Jedi Knight: Jedi Academy
Reviewed by Mark Isaacson
Although we were all expecting a simple expansion pack to Jedi Outcast this year, Raven and LucasArts decided to go a different route, and I'm glad they did. What we have here is another solid addition to the Dark Forces/Jedi Knight series that, although using many elements of the previous title, brings with it some great action and one of the better multiplayer modes for a first person shooter.
With Kyle Katarn moving on from his adventure days, the opportunity to create your own Jedi is an excellent move for the franchise. While there aren't as many options as KOTOR in terms of the development and look of the character, there's still enough to create a fairly unique personality. Hopefully the next title (if there is one) will add even further options and races, but for the moment I'll stick with the tried and true male human (since I am one!).
Another important move by Raven is handing you the lightsabre straight off the bat, without having to go through the usual tasks with a collection of blasters (although they are still available if needed). Instead, you have to work through the game to pick up the different lightsabres on offer, from the two in one aka Darth Maul to holding one in each hand. There are a number of different attacking styles with each sabre combination, opening up further possibilities for defeating enemies then before.
Speaking of which, controlling your chosen Jedi is a breeze. Those familiar with Outcast will feel right at home here, as little has changed. Although it will take a tad longer to get used to the new attack stances.
Graphically, Academy is a mixed bag. There are some nice touches here and there, much the same as before. The frame rate has been pushed up ever so slightly, meaning your PC requirements may need an upgrade. But there are a few elements slowdown in the more intense action sequences, and a few bugs here and there can be found if you look closely. Thankfully, though, neither hinders the gameplay experience too much to warrant an outcry of rage.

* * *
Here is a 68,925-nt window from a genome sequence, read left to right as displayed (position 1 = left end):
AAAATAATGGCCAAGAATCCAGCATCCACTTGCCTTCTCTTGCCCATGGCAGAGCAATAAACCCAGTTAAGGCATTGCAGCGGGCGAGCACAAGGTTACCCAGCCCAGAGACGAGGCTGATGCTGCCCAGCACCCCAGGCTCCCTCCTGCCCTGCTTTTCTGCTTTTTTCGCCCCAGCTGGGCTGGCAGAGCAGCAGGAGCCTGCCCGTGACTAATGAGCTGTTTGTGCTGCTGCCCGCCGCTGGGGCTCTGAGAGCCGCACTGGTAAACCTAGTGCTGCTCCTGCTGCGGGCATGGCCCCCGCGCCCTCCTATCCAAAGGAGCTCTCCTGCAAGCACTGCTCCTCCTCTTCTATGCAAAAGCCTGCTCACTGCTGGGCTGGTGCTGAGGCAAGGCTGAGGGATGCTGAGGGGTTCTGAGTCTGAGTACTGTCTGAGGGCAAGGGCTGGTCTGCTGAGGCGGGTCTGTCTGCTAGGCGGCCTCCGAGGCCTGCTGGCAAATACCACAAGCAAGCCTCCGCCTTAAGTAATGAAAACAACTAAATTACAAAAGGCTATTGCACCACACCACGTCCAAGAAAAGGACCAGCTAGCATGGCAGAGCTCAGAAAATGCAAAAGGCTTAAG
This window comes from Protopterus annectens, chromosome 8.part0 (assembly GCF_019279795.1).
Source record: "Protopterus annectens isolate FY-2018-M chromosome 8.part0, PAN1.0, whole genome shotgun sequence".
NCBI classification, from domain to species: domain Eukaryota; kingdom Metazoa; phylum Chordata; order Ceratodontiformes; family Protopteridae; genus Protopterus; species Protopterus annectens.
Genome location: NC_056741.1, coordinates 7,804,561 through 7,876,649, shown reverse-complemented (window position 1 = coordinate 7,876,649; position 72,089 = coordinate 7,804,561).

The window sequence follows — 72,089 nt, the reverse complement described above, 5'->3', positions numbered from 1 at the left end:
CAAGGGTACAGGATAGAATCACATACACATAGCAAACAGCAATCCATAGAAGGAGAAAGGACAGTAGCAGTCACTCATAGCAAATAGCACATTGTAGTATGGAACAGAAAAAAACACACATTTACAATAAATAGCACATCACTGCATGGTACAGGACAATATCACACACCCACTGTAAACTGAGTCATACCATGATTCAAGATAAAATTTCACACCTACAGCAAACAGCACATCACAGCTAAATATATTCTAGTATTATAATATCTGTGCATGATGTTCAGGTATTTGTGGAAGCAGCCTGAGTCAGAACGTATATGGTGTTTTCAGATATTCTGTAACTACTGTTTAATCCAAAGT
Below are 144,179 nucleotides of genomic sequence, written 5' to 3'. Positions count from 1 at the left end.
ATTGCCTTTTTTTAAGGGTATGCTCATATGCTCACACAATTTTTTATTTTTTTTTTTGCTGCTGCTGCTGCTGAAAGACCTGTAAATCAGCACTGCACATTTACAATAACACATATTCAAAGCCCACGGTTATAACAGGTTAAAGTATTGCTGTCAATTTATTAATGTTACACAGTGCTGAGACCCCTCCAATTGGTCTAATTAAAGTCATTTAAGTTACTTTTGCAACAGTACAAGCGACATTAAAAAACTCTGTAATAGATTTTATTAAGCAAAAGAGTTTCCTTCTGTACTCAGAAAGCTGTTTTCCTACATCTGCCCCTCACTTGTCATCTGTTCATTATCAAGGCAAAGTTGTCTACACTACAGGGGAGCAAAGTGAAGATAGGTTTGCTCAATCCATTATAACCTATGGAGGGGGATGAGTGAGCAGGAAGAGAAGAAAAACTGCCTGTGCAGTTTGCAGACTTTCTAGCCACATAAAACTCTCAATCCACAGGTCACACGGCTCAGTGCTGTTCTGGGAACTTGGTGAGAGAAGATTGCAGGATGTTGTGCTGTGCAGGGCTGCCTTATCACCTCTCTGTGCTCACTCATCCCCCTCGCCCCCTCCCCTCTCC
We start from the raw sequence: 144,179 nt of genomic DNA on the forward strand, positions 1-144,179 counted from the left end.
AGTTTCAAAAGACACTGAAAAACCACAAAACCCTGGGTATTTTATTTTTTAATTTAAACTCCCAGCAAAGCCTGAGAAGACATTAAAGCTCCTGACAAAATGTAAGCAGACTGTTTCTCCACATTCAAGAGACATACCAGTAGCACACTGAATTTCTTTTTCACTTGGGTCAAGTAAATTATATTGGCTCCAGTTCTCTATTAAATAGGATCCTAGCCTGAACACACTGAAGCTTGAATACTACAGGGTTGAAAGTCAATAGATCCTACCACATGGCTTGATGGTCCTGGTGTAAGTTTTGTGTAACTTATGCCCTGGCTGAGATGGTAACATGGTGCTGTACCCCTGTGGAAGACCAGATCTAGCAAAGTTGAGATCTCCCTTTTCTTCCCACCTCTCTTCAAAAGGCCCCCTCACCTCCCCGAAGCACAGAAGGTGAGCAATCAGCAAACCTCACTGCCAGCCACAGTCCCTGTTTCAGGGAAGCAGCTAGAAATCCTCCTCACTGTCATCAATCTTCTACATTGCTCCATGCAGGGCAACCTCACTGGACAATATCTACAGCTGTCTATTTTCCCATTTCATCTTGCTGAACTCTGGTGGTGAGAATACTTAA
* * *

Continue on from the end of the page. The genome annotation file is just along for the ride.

Considering there is a nearly four year old Quake 3 engine under the hood, Raven has still come up with something special. Just imagine what they can develop if the Doom 3 engine is used!
As Josh mentioned in his review, once again sound is the shining light. Using the original movie score along with a full collection of now familiar sound effects is a very common attribute to Star Wars games, and rarely do you find one that doesn't fit the bill in this category. Then again, when you've heard it once, you've heard it a thousand times.
The one thing that really lets Academy down, at least from my point of view, is the story. Yes, its the telling of a young Jedi's climb up the ranks of the order, challenged by the Dark Side of the Force, etc, etc. But it pales in comparison to the storytelling behind Kyle's previous two adventures. I suppose I'm just one of those people who prefers a good story behind a game. And since the structure of the game allows you to choose what missions you play and it what order, the story is lost.
One of the more interesting moves by Raven is the updates to the multiplayer modes. Gone are two of the modes that few played in Outcast (although they were enjoyable), replaced by a two new, and arguably far more entertaining modes.
First off the ranks is Siege. Similar in style to Wolfenstein's multiplayer modes, or a little bit of Counter-Strike, you must work as a team (either the Rebels or Imperials), choose your class, then battle for the map. Supporting up to 32 players (16 per side), it's a great inclusion to the package.
The other new mode is somewhat like Episode I and II, in which two weaker Jedi take on one mighty Jedi/Sith warrior. This one might decide once and for all who really are the kings of the lightsabre.
Jedi Academy is another great title from Raven, and another find example to back up LucasArts' decision to pass on their bigger products to other development teams. While I will miss Kyle from the main headlines, the future for this series looks bright.
Overall: 9.3 / 10